Confession time, y’all. I used to work for an SDA corporation (long story, believe me), and it was messed up. It was like pandering to a bizarre circus every day. I wrote articles for them and was frequently reprimanded for using words like “yoga,” “coffee” or once, for including a link to a recipe blog that–heaven help us–had alcoholic beverage recipes on it, too. You’d think I’d sacrificed their next of kin. But the bonus was that I got to leave work at 3:30 on Fridays, because everyone was meant to be indoors before nightfall. Because Saturday was oh-so-holy Sabbath. SDA doesn’t believe in working on Saturdays. At all. Yeah, OK.

The SDA also enjoys releasing propaganda videos about how women shouldn’t be allowed to be in leadership positions (they even use words like “consequences,” oooh, reader, I tremble). Oh, but did I mention: their founder was a woman. Ellen White. That wacky broad. How dare she venture outside of the kitchen to create a whole new religion that didn’t believe in crazy shit like mustard, coffee, or yoga? And don’t even get me started on their weird diets (haystacks, anyone?).

Anyway, a guy named David Koresh (Vernon Wayne Howell) became the leader of the Branch Davidians, a splintered version of the SDA church. Koresh decided it was cool to sleep with underage girls, because, like, God told him it was OK. He convinced the men in this sect that they would have their pick of women in the afterlife, but he alone was burdened with reproducing with as many women in this life as possible. That’s not sketchy at all, right?

A few other fun facts about Koresh and the whole big mess:

  • Koresh tried to be a rock star (failed, just like Charlie Manson, sound familiar?), loved Ted Nugent
  • He went to trial for attempted murder in 1987 (after a really weird situation where another wannabe-cult-leader made a bargain that whoever could bring a former cult member back to life would reign supreme, a-la American Horror Story)
  • He believed everyone in his cult should have weapons and military training
  • Koresh built a compound in Waco that was–you guessed it–the ultimate battleground where he and almost 100 of his followers would perish
  • The Davidians weren’t dummies. Koresh’s right-hand-man was a theologian, and another was an attorney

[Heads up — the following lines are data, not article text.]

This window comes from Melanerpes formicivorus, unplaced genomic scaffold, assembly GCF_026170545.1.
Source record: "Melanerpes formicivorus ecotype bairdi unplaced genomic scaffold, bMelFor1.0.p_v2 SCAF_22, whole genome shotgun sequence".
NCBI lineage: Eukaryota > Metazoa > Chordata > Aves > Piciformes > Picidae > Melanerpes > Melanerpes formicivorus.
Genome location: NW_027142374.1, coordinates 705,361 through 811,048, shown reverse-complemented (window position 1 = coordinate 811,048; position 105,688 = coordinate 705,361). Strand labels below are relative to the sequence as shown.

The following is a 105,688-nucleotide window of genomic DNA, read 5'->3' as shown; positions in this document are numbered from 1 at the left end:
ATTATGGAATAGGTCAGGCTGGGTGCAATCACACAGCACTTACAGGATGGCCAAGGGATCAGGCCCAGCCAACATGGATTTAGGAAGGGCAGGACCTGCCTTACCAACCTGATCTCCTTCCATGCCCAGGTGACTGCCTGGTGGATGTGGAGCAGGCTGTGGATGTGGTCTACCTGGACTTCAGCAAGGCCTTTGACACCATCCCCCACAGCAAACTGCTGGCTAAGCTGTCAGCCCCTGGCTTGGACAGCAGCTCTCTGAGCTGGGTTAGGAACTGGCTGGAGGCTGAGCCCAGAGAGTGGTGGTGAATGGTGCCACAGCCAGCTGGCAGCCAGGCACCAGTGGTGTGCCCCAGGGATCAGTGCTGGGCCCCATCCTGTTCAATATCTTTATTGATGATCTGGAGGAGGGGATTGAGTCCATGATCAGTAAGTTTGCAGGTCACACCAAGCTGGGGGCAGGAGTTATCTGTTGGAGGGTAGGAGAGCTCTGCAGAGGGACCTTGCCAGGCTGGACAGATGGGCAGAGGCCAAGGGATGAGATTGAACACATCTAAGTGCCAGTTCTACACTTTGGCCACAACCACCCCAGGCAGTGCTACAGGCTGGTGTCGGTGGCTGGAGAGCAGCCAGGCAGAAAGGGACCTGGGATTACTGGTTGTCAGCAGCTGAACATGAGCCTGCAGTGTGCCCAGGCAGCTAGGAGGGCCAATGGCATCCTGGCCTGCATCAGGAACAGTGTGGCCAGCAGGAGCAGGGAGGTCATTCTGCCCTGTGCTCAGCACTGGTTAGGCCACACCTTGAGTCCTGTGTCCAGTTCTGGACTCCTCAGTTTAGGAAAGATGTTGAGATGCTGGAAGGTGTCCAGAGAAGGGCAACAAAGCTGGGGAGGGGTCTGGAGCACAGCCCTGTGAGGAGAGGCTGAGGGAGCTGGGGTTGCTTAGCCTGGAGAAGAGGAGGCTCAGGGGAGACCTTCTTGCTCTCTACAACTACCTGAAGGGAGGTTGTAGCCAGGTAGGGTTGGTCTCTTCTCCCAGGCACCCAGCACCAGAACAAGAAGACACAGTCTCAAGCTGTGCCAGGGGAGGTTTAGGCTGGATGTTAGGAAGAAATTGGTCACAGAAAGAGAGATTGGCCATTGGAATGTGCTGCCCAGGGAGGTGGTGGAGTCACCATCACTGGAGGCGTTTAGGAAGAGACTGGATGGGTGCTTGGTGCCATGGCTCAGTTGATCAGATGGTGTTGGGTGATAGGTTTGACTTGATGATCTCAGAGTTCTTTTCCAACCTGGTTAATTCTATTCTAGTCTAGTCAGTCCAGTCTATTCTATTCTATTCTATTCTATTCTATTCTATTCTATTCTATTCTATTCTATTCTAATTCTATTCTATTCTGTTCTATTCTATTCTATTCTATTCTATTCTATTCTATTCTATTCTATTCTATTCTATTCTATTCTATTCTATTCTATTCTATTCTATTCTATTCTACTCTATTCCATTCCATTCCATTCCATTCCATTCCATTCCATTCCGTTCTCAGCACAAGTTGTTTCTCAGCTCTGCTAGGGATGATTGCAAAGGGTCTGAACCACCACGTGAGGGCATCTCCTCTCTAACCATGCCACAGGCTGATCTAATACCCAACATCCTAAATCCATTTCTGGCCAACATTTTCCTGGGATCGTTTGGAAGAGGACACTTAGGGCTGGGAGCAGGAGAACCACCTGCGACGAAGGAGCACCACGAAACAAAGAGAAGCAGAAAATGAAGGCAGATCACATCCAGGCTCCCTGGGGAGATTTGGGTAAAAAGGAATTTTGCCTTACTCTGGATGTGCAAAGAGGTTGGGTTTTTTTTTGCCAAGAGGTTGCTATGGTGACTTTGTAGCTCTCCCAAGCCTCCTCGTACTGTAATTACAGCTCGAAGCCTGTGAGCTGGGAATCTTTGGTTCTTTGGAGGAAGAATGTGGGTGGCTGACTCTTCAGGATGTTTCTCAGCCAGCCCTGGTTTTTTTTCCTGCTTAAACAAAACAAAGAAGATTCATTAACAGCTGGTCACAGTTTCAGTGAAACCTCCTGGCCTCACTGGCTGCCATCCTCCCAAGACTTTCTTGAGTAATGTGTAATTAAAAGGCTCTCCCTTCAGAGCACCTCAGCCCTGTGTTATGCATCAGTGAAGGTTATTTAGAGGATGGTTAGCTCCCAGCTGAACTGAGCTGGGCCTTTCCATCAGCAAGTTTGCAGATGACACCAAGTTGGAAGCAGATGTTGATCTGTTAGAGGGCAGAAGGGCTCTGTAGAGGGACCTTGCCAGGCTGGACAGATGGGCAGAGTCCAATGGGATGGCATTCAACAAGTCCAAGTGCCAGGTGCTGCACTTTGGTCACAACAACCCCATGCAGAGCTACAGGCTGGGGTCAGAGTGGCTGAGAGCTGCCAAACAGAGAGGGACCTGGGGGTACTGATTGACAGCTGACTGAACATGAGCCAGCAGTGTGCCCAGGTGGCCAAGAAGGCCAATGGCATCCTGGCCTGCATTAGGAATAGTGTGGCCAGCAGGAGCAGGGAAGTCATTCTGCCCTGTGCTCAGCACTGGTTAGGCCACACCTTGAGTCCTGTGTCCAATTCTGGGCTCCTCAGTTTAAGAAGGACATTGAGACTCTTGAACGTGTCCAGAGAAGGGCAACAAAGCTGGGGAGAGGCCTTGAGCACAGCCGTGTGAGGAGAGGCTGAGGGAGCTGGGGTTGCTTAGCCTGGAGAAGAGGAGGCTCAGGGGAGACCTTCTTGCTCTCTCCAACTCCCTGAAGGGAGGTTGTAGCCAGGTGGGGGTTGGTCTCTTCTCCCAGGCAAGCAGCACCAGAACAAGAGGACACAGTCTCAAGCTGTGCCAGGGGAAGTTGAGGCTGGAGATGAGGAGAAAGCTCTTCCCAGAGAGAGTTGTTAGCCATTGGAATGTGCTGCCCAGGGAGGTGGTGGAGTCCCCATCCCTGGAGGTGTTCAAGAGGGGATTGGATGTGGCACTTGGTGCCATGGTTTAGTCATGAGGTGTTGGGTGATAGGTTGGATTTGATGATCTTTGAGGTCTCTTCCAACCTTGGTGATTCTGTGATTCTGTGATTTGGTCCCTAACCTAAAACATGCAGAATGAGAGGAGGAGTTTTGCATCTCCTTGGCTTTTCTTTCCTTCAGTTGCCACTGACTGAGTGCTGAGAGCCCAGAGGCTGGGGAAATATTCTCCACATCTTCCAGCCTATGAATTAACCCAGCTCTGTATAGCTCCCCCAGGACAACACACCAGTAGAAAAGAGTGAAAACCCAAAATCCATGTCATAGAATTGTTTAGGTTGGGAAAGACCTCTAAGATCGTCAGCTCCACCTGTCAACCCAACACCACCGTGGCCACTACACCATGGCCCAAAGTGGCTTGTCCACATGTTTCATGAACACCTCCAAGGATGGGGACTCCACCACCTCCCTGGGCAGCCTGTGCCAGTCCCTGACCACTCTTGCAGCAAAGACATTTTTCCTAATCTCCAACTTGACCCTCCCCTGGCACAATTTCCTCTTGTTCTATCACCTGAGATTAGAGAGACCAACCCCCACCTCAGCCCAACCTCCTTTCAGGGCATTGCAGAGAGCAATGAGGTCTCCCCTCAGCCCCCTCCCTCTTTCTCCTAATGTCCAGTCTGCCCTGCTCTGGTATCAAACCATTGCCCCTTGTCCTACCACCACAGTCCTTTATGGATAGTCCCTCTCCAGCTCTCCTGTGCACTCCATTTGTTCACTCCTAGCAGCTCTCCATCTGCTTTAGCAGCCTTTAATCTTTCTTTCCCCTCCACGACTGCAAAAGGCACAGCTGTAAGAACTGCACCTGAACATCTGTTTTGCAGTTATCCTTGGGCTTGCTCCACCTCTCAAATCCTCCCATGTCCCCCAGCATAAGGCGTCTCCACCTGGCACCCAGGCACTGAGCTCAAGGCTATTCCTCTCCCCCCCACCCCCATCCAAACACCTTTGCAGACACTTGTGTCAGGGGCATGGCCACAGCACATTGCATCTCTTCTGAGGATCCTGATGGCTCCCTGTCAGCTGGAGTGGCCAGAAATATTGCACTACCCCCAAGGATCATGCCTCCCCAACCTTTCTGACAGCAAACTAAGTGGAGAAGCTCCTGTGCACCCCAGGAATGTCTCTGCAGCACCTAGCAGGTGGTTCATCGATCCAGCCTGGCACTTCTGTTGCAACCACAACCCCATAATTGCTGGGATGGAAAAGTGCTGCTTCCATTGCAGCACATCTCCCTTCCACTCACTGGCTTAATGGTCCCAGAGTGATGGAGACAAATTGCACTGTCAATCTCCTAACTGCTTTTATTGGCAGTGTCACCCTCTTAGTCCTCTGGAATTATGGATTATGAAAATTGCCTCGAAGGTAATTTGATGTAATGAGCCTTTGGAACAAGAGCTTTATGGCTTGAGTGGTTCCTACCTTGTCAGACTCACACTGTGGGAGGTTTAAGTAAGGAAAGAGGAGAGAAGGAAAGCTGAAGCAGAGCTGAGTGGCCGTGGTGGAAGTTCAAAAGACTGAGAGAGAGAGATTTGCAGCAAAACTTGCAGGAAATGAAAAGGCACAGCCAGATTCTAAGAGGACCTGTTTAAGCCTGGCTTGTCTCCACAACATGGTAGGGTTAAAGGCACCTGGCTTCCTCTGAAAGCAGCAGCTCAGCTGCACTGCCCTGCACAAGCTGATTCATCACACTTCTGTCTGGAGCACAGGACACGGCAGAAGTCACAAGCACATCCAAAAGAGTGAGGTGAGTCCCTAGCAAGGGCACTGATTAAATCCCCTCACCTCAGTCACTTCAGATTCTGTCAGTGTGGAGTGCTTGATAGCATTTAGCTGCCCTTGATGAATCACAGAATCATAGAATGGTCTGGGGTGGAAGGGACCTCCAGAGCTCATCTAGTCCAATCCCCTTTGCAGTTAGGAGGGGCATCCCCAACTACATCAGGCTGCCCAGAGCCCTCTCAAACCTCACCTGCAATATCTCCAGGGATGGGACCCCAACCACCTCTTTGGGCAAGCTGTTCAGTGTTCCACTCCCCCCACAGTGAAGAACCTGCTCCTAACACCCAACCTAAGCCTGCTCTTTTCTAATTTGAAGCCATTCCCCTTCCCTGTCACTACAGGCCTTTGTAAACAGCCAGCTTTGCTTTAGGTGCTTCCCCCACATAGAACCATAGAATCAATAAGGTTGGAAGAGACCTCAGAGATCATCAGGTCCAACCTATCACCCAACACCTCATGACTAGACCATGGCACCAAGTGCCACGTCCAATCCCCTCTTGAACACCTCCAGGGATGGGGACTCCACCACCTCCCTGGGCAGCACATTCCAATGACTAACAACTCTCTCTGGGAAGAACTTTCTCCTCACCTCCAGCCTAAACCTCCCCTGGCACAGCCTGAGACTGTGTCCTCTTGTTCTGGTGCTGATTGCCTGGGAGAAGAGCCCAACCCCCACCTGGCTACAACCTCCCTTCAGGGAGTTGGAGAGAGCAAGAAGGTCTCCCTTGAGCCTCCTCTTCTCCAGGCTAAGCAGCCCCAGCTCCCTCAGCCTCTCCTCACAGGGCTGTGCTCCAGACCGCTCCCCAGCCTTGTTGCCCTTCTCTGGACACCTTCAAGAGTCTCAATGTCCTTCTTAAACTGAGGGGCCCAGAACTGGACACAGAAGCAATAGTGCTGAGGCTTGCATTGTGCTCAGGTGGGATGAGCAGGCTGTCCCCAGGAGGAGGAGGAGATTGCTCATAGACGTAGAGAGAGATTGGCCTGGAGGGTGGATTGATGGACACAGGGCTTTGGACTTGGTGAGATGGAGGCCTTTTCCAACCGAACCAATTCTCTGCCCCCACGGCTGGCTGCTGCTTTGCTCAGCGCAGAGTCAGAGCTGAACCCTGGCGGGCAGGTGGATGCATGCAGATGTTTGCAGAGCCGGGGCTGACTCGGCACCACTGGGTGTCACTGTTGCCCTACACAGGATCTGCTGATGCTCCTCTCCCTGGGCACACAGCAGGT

• The FBI hid recording devices in a milk delivery for the women and children trapped in the compound. The footage reveals that the Davidians started the lethal fires that day.
  • Apparently the compound had a really nice pool (according to many Google image searches), and I might fall for a place that had such a great pool

Ultimately, we know how this story ends. It ain’t pretty. It’s actually pretty heartbreaking. Koresh had many psychotic rants that were on the radio and TV. The ATF/FBI also really handled the situation poorly, using near-torture tactics to get Koresh to release his followers. The showdown, lasting 51 days, ended when the compound set fire after tear gas launched into the building caught fire. Before that, there was an infamous shootout with the compounders and the ATF.

The sad thing about this ending, is that Koresh created a self-fulfilling prophecy of the end times. He brought the apocalypse to his doorstep. Instead of four horsemen, there were jugheads with guns. Both parties were really to blame, and neither handled it the way they should. It’s a touchy subject for most, and after the limited series aptly titled Waco premiered on the Paramount Network, it’s getting easy to side with the Davidians on this one.

For more resources on the Davidians and the massacre at Waco in 1993, check out the series mentioned above. For brownie points, read the book that it was based on, titled A Place Called Waco: A Surivor’s Story by David Thibodeau.

There’s also a lot of great podcasts out there that have covered the Branch Davidians. My favorite is this one, here.